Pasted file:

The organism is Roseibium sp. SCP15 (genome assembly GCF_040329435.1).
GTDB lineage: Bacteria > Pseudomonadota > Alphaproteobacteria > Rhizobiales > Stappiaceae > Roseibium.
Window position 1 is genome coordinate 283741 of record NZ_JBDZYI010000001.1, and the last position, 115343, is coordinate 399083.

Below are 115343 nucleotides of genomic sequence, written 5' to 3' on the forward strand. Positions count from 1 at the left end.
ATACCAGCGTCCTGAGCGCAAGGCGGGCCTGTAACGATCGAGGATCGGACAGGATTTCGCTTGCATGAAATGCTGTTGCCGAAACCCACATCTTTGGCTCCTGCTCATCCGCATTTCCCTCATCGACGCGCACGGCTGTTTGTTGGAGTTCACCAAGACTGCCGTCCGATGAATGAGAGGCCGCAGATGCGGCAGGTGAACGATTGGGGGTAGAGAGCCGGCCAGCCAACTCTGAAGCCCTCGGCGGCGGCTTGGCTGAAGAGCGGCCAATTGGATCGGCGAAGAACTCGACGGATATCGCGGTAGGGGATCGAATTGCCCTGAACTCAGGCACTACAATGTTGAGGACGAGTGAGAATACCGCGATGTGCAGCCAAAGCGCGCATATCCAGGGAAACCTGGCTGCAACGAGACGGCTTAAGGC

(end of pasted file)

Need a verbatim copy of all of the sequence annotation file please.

The organism is Roseibium sp. SCP15 (genome assembly GCF_040329435.1).
GTDB lineage: Bacteria > Pseudomonadota > Alphaproteobacteria > Rhizobiales > Stappiaceae > Roseibium.
Window position 1 is genome coordinate 283741 of record NZ_JBDZYI010000001.1, and the last position, 115343, is coordinate 399083.

Below are 115343 nucleotides of genomic sequence, written 5' to 3' on the forward strand. Positions count from 1 at the left end.
ATACCAGCGTCCTGAGCGCAAGGCGGGCCTGTAACGATCGAGGATCGGACAGGATTTCGCTTGCATGAAATGCTGTTGCCGAAACCCACATCTTTGGCTCCTGCTCATCCGCATTTCCCTCATCGACGCGCACGGCTGTTTGTTGGAGTTCACCAAGACTGCCGTCCGATGAATGAGAGGCCGCAGATGCGGCAGGTGAACGATTGGGGGTAGAGAGCCGGCCAGCCAACTCTGAAGCCCTCGGCGGCGGCTTGGCTGAAGAGCGGCCAATTGGATCGGCGAAGAACTCGACGGATATCGCGGTAGGGGATCGAATTGCCCTGAACTCAGGCACTACAATGTTGAGGACGAGTGAGAATACCGCGATGTGCAGCCAAAGCGCGCATATCCAGGGAAACCTGGCTGCAACGAGACGGCTTAAGGC